Pro tip: If you are in the business of, essentially, listening in on strangers' conversations and then relaying them in the newspaper, do not go to a place with a gazillion-dollar Meyer Sound system specifically designed to drown out other conversation. Likewise, if your job is made considerably easier by the ability to aggressively people-watch, do not attempt to do so in a place that has exactly zero bar stools facing outward. And, finally, if your livelihood depends on uncomfortableness or oddness or out-of-the-ordinariness of all stripes — by rowdy bargoers or too-chatty 'tenders, by drunk college kids or spilled drinks or cocktails with bizarre ingredients arranged in risky ways, anything to hinge a metaphor on — do not go to a place that's basically genetically engineered to guard against unpleasantness of any kind. If, however, none of the above apply and you're looking for upscale quietude in the middle of downtown Berkeley — or just a well-made cocktail in an indisputably lovely setting — you should probably go to Comal and have a Jack Satan and a basket of chips. Trust me.
You must be literate to be reading this so you've certainly heard of Comal, seeing as every blogger/critic/message-boarder/Human with an Internet Connection and Ideas About Things within a ten-mile radius has taken it upon him or herself to opine on the place. Topics discussed: Whether chef Matt Gandin is the new hope for bougie Mexican in the East Bay (discussed by our very own food critic Luke Tsai in these pages; answer: maybe), and, as a corollary, whether white people are capable of making Mexican food (clearly); whether this is the shot in the arm downtown Berkeley needs (too soon to tell); whether the lights are too bright, or the tacos too small, or the antique fir flooring too hard, or the guac the best you've ever had! or just merely very good, or the squash-blossom quesadillas too squash-blossomy or not squash-blossomy enough or just the right amount of squash-blossomy (none of which I'm dignifying with a response). This is a place that's been so thoroughly buzzed about it'd be deafening, but for that aforementioned sound system. Foiled again.
Comal is, indeed, well-appointed and well-designed and well-thought-out and positively up to its eyeballs in ambition. From the outside, it looks like either a Robocop set piece or a like gay bar with a name like Fetch or Raw or The Cockpit, all heavy steel and darkened windows. But inside, it's NorCal nicety through and through: reclaimed tables and uncovered beams, coppery chandeliers on the ceilings and large-format art on the walls, blond wood and blond people, not a leather daddy in sight (alas!). Much has, of course, been made of the restaurant's back deck, and, yes, it is exactly that amazing: partly covered for personalized sun and/or stars exposure, potted-plant-bedecked, possessing of its very own bar. All told, "expensive" is a word that comes to mind immediately and sticks there — though not necessarily in a bad way. This is the sort of place where people seem to dress better and laugh more than they do in real life and where the cocktails come in chilled, spice-dusted glasses and where you can't imagine anything bad happening, ever; pleasantness, apparently, has a price tag.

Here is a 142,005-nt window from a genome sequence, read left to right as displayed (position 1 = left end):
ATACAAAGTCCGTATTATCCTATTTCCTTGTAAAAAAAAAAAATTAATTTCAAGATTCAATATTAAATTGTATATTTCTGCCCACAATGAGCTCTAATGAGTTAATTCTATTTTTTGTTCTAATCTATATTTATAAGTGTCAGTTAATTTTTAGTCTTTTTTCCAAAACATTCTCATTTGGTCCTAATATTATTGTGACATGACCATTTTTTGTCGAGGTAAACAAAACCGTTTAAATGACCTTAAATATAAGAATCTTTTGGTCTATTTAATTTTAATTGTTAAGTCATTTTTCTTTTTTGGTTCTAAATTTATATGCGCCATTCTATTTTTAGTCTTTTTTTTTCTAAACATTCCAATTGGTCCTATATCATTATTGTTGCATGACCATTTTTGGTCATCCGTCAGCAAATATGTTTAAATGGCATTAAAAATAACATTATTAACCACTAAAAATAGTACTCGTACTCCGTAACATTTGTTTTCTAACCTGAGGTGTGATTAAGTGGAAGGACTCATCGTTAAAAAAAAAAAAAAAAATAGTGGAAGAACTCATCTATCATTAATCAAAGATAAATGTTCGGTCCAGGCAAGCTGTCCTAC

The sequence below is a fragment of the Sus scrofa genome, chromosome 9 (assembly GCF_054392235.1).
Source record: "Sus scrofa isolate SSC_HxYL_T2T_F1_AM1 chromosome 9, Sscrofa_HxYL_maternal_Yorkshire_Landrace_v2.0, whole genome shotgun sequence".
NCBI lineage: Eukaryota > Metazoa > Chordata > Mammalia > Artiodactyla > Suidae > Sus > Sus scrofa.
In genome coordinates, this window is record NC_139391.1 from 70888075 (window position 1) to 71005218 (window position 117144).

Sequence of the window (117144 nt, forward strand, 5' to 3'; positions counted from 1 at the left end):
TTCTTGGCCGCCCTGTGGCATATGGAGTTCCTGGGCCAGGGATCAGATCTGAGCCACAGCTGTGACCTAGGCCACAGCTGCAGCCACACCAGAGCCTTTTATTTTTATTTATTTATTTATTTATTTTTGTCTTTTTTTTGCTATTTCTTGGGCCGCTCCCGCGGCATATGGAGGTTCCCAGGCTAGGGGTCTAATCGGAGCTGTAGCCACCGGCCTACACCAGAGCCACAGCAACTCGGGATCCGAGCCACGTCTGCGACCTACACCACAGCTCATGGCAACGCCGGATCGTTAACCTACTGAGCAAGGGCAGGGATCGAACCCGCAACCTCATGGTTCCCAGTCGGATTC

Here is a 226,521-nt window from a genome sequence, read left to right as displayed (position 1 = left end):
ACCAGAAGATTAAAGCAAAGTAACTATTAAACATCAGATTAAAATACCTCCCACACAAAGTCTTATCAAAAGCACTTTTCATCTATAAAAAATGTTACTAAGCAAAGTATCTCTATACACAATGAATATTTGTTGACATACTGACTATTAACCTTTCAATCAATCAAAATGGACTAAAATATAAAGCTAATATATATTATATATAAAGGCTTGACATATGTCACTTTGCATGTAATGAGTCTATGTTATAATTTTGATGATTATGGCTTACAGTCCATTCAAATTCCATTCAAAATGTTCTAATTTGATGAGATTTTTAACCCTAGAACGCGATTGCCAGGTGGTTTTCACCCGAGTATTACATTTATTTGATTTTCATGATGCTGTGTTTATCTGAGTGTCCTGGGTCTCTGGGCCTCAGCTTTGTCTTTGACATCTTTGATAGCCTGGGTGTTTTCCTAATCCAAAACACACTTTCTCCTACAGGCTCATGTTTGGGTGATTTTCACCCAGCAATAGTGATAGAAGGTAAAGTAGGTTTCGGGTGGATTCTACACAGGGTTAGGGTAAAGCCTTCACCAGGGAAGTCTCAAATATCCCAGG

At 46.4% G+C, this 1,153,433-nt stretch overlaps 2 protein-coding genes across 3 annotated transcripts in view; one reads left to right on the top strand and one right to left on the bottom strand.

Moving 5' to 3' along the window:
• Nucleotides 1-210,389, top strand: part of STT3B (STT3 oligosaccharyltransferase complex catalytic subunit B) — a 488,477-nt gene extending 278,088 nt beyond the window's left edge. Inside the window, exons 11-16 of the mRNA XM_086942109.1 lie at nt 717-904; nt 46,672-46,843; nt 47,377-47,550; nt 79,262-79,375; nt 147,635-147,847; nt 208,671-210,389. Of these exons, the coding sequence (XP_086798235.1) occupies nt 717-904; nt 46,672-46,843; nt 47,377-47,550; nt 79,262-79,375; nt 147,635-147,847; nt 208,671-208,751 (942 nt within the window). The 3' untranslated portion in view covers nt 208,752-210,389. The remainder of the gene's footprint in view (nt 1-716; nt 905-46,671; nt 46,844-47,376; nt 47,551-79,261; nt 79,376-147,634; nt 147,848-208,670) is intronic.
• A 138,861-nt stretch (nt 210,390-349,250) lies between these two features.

Perhaps unsurprisingly, Comal's cocktail program comes with a name brand attached to it — that of the Bon Vivants, a San Francisco-based collective described by its website as a "nationally recognized cocktail and spirit consulting company specializing in [among other things] the creation of tailored on premise beverage programs." The people behind Comal are clearly invested in the drinks, which is nice — each bar has prime placement in both dining areas and stays open later than the restaurant — and as tailored-on-premise beverage programs go, Comal's is, as to be expected, expertly engineered: Ten signature cocktails, all but one tequila- or mezcal-based, each expectably delicious, based on the three I've tried so far. The margarita (Cimarron Blanco, orange-scented agave syrup, lime, $9) is a nicely balanced take on the classic; the Palomaesque (Del Maguey Vida Mezcal, Cocchi Americano, grapefruit, lime, honey, salt, soda, $9) manages sour-salty-sweet with impressive deftness; and the Jack Satan (Partida Reposado, hibiscus syrup, infierno tincture, lime, salt, $9) is densely layered but surprisingly delicate, my personal favorite. (Also not surprisingly, cocktails are doing bang-up business here, according to one bartender, bringing in a significantly larger portion of alcohol sales versus beer and wine than at the average restaurant.) The patrons are well-behaved and the bartenders are the perfect amount of chatty and over the course of two visits exactly zero drinks were spilled on me: Comal's metaphor is the absence of metaphor. The guac, meanwhile, is not the best I've ever had, but it's very good.